Tuesday 18th July
I was due to stay at the barracks the evening before my next pathfinders day. I arrived at Chavasse House much later than expected and I was exhausted. Making conversation with the cab driving on the journey from the station, he mentioned how Colchester town is quite quiet nowadays. How times have changed since I was based here. On entering the house, I was excited to see the team although I had to first check in, but I was surprised to find the receptionist looking at me rather blankly; “We don’t have you down to stay this evening.” “…Okay…” so I showed my ID but he couldn’t find me listed. So out came my phone, checking my emails for the confirmation from the team leader. Still nothing… the manager came… “Your not supposed to be staying here tonight” ??! After a call with my H4H contact, we both realised that I had in fact should have been at Tidworth, over a 3 hour train ride away. Whoops!
Wednesday 19th July
After an earlier start than expected, to catch the first train out from Colchester to Tidworth, I met my H4H contact at the station and we both laughed at the situation. Clearly, we’d both assumed the other knew the plans. As we drove into Tidworth, I was struck by the beauty of the venue; it was amazing. I later found out that the buildings and landscape had been planned to make such a tranquil atmosphere and it was so peaceful. I introduced myself to some of the beneficiaries but didn’t give too much of my backstory away as I wanted this to be part of my speech later on. Our task for the day was to dig out the weeds from part of the designed garden and shrubbery, and then plant new, fresh vegetables, like carrots and beetroot. One lady I remember well, was very kind and smiley, and I enjoyed talking with her, although I was saddened to see her grimace as a low flying helicopter passed overhead. She later explained that she had suffered a traumatic experience whilst working as a nurse on operations, placing casualties into helicopters . Obviously, those bad memories still held great pain for her when she picked up that particular sound.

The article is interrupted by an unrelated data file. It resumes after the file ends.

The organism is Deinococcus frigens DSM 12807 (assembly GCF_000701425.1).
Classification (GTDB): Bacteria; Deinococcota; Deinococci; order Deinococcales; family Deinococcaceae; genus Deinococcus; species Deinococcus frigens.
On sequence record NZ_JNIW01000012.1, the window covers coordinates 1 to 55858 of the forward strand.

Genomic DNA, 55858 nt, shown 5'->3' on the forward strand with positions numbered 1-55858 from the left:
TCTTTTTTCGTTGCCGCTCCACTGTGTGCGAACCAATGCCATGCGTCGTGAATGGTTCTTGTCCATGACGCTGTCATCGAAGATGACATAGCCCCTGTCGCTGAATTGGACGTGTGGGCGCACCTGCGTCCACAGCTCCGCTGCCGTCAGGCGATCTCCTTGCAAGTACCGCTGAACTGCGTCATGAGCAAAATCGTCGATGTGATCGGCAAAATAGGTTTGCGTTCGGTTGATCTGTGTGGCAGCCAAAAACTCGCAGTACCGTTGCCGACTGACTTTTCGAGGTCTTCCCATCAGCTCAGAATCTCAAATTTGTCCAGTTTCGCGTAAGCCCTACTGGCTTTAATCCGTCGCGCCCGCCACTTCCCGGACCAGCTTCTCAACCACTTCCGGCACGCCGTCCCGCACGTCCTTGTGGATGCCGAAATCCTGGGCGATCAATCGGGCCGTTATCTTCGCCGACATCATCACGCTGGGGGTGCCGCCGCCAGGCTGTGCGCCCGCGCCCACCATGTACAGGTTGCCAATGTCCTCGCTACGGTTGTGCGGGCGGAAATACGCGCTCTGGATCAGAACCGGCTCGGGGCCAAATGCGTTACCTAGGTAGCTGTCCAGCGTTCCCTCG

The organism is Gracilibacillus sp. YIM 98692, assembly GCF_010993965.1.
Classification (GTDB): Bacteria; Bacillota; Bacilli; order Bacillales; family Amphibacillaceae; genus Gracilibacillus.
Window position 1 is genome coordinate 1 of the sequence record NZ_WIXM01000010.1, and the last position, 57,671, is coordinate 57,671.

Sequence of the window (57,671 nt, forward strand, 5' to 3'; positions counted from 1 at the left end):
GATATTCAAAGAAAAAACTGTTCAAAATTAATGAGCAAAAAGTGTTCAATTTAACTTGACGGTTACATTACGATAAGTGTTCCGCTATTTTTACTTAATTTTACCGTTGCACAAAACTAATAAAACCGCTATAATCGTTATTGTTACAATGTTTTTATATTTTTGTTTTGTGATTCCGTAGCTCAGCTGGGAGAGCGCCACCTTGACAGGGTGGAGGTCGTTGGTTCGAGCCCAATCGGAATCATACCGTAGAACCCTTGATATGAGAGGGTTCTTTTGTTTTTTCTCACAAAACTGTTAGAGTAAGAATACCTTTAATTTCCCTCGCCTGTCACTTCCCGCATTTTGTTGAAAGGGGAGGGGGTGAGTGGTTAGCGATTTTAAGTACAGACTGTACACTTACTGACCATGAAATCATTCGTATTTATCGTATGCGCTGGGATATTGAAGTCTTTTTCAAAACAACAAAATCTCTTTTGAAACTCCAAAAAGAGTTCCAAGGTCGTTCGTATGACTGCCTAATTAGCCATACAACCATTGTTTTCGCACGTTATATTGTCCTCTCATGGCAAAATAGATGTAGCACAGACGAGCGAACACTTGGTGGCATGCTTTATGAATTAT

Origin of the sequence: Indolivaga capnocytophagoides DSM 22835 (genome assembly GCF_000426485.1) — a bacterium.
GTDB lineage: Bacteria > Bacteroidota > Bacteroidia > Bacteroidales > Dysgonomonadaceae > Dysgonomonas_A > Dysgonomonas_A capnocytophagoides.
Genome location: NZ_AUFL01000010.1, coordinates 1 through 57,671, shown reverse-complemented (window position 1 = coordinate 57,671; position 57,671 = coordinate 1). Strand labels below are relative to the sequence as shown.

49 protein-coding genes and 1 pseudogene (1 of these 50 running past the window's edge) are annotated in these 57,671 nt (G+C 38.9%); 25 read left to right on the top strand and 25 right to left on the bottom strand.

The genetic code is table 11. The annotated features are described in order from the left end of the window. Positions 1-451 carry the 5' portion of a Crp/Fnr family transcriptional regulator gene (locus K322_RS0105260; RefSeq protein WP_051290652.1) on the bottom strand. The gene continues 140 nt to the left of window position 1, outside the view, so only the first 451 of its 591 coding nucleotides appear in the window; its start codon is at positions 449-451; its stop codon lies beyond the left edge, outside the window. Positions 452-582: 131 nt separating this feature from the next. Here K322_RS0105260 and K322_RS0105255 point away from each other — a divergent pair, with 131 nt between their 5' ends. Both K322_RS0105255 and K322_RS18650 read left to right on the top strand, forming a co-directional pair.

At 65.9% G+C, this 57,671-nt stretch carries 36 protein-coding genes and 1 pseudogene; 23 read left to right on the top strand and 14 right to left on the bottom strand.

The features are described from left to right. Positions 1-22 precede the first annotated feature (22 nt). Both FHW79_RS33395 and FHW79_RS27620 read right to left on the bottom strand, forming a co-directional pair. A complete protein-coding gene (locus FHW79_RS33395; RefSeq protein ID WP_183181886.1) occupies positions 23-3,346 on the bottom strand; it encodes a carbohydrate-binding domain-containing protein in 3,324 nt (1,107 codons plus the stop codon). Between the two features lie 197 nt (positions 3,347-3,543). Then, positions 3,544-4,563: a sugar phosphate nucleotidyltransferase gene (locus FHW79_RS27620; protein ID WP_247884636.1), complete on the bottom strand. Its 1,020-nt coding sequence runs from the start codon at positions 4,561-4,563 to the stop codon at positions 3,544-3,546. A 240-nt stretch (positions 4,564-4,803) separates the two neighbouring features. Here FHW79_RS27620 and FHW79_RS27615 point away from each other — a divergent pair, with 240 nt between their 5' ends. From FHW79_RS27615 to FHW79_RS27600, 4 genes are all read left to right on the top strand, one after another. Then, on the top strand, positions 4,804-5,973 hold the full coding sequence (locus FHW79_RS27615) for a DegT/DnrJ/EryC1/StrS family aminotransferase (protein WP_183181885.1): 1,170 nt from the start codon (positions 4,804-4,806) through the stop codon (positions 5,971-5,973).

With the morning over, the afternoon made way for further introductions with all the men and women before I performed my speech. A chair was put in front of all the veterans and I looked around the rooms, many of their heads hung low. I started my speech; this was the largest group I have spoken to yet. I try to tell my story with passion in the hope that it will draw peoples attention and enable them to follow me on my journey. When I finish, I couldn’t help but notice tears in some of the veterans eyes; not tears that express sorrow, but tears that showed hope and determination. One particular veteran that the team hoped would open up to me, did just that. Sometimes just talking with someone helps. One comment that I remember very well, came from a female vet – I was always smiling and that I was doing it so much that she couldn’t help but smile too.One tip I have learnt by making these speeches, a smile brings openness, it brings safety, it brings confidence and happiness. I still get told that what’s amazing is that all the pain that I have been through, the suffering I have faced, I still hold not one piece of hatred, regret, blame or evil and have used what could have been a time of destruction for the better, for a greater cause.